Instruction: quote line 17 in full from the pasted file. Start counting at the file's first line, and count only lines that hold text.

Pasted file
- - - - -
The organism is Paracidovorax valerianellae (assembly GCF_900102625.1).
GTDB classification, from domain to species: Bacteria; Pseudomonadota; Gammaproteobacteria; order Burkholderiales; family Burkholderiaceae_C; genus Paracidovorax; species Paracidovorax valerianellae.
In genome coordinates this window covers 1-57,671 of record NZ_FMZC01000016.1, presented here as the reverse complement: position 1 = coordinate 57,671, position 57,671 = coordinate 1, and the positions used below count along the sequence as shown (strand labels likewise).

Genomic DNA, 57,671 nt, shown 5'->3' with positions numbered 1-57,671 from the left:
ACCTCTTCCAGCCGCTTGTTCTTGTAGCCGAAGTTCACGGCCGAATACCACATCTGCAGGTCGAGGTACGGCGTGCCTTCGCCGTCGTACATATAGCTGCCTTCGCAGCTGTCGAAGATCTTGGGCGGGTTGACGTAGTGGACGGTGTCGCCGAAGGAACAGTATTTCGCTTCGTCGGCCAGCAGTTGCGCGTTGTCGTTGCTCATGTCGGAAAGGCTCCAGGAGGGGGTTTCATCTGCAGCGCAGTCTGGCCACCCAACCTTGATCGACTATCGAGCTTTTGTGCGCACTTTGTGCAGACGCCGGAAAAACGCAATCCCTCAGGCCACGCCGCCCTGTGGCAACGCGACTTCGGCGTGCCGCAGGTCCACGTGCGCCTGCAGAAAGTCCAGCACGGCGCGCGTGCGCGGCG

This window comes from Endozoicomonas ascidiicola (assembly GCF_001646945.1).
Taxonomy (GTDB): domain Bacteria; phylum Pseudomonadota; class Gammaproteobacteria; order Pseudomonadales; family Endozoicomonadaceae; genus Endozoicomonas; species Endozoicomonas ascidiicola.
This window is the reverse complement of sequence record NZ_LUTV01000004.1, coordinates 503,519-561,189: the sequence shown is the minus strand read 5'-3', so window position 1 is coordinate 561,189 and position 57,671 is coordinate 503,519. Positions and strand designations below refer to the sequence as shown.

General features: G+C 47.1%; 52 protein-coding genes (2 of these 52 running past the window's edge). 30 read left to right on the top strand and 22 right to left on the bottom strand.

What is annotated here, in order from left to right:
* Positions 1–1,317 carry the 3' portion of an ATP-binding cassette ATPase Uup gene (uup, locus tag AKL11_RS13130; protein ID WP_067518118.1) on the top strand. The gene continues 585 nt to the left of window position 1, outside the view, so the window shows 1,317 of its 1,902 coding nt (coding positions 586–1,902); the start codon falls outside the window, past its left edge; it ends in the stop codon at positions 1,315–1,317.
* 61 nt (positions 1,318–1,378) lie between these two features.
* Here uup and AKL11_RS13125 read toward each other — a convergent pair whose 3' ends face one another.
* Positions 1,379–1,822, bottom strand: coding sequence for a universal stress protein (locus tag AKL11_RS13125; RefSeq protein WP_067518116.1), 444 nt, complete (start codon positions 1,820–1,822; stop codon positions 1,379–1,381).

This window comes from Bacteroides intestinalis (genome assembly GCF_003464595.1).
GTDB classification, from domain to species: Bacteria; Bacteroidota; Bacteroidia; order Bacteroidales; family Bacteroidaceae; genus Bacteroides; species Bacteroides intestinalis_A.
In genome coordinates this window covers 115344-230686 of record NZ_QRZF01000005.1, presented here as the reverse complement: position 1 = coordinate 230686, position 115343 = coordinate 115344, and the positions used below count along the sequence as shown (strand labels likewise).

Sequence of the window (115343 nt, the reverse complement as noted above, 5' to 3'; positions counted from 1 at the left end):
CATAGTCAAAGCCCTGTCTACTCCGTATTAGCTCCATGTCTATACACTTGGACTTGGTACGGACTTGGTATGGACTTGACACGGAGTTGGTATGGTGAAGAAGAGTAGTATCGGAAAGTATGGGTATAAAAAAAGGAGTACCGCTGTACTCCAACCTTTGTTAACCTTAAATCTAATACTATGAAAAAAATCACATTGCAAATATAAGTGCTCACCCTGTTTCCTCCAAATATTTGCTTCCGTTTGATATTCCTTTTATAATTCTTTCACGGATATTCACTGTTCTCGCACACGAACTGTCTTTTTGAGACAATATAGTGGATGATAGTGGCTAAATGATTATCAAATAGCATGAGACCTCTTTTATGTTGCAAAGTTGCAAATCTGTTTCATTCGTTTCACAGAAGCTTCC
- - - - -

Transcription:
In genome coordinates this window covers 115344-230686 of record NZ_QRZF01000005.1, presented here as the reverse complement: position 1 = coordinate 230686, position 115343 = coordinate 115344, and the positions used below count along the sequence as shown (strand labels likewise).